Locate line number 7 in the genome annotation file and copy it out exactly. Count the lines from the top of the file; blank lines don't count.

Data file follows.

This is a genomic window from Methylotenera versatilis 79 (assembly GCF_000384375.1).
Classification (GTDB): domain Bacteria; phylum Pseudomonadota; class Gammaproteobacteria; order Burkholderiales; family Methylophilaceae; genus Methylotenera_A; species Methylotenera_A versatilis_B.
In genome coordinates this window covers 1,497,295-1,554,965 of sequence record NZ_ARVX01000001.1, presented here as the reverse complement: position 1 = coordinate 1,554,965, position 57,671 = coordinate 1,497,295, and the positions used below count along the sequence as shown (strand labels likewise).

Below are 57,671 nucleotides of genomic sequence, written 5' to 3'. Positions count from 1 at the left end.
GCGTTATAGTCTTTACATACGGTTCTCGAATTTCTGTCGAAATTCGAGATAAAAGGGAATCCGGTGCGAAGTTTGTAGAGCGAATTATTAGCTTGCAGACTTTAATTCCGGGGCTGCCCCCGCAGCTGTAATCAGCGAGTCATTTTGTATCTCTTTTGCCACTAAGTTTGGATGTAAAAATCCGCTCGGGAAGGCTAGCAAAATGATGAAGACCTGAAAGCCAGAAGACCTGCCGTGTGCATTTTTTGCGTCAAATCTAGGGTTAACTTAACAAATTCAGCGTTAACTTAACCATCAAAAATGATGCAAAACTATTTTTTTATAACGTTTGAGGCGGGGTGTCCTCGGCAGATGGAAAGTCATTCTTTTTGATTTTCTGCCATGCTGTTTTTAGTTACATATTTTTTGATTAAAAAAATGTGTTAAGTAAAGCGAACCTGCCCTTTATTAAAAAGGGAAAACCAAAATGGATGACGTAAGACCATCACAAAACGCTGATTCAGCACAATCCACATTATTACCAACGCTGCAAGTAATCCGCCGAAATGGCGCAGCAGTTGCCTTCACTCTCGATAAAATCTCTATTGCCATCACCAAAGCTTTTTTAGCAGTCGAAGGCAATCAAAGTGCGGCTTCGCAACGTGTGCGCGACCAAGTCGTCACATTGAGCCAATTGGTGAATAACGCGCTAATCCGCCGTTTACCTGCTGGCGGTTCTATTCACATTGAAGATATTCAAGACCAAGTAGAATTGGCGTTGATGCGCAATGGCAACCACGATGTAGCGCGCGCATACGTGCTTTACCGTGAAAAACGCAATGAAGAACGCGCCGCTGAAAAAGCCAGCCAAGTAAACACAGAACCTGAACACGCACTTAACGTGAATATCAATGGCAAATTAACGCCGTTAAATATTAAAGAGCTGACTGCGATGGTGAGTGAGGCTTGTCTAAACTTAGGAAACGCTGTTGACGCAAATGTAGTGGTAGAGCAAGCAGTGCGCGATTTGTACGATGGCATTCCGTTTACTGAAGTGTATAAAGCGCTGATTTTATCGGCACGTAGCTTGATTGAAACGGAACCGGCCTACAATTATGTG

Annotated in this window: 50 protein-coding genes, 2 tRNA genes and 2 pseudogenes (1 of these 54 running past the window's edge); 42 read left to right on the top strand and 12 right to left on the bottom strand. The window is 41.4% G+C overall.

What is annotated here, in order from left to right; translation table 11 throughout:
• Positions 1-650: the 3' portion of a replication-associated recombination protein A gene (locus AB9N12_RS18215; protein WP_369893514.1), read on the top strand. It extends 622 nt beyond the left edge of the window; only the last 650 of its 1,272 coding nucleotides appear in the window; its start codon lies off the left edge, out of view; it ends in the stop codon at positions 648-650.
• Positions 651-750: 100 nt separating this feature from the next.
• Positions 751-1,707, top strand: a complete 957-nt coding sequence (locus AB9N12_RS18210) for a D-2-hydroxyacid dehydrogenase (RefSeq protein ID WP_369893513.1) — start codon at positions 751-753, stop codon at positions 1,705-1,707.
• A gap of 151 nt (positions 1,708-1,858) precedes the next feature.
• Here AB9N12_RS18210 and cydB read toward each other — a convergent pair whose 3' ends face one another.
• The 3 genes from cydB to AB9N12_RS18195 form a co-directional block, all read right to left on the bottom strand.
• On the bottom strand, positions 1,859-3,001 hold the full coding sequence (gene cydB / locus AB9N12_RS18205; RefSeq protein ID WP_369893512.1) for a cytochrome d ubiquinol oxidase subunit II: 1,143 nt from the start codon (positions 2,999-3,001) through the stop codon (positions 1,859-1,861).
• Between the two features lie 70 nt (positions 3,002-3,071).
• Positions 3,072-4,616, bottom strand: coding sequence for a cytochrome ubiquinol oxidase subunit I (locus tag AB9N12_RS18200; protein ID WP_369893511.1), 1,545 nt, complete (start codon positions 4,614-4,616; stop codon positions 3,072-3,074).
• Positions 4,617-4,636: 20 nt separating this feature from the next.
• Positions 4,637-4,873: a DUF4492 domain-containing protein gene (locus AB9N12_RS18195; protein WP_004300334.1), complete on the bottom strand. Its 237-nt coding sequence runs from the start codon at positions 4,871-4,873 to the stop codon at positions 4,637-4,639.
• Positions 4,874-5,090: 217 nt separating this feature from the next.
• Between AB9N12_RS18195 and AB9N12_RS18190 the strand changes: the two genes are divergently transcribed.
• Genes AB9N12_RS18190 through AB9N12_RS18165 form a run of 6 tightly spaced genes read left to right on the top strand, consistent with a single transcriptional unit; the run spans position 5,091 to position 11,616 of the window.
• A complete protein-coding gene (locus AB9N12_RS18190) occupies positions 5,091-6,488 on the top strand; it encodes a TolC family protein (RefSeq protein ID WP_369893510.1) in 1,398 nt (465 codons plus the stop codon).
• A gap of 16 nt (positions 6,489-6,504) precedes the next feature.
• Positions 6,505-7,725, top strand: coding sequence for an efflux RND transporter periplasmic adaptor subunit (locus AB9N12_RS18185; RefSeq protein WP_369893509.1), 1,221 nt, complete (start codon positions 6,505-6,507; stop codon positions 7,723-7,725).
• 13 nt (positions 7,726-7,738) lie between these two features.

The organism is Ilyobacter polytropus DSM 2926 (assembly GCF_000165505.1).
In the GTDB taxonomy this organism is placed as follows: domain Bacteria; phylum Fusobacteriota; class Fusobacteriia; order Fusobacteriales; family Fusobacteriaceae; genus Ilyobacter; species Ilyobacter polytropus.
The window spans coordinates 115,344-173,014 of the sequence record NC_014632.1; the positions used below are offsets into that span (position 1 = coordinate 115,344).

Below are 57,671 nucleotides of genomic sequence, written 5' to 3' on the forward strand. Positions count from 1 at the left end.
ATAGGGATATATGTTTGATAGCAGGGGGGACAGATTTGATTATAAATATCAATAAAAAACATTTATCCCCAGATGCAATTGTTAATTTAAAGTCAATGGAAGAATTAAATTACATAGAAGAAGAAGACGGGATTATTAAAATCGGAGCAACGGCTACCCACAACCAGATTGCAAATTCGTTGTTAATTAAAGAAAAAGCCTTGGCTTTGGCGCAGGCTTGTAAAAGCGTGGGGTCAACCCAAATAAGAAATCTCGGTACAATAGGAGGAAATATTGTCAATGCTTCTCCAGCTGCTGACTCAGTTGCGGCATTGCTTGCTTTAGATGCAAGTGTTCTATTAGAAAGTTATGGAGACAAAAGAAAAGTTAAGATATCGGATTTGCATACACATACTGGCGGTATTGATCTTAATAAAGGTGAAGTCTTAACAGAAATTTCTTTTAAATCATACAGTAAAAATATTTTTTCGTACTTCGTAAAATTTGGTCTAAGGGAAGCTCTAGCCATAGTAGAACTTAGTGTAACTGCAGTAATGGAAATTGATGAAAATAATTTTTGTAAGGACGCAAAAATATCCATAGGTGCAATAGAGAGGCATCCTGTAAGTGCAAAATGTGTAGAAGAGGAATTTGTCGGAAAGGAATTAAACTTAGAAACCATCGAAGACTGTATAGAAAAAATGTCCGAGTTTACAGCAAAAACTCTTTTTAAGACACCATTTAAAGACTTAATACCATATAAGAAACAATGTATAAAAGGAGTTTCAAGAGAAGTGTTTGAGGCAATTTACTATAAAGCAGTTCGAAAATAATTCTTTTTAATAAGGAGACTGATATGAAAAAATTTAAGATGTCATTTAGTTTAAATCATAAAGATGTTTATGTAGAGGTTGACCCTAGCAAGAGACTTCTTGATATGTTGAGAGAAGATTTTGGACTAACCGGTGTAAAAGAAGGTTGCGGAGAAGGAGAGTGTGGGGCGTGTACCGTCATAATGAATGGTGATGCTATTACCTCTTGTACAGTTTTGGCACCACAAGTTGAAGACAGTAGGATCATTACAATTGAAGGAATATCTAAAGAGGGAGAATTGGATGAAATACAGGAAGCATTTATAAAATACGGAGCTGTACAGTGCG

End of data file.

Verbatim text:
What is annotated here, in order from left to right; translation table 11 throughout: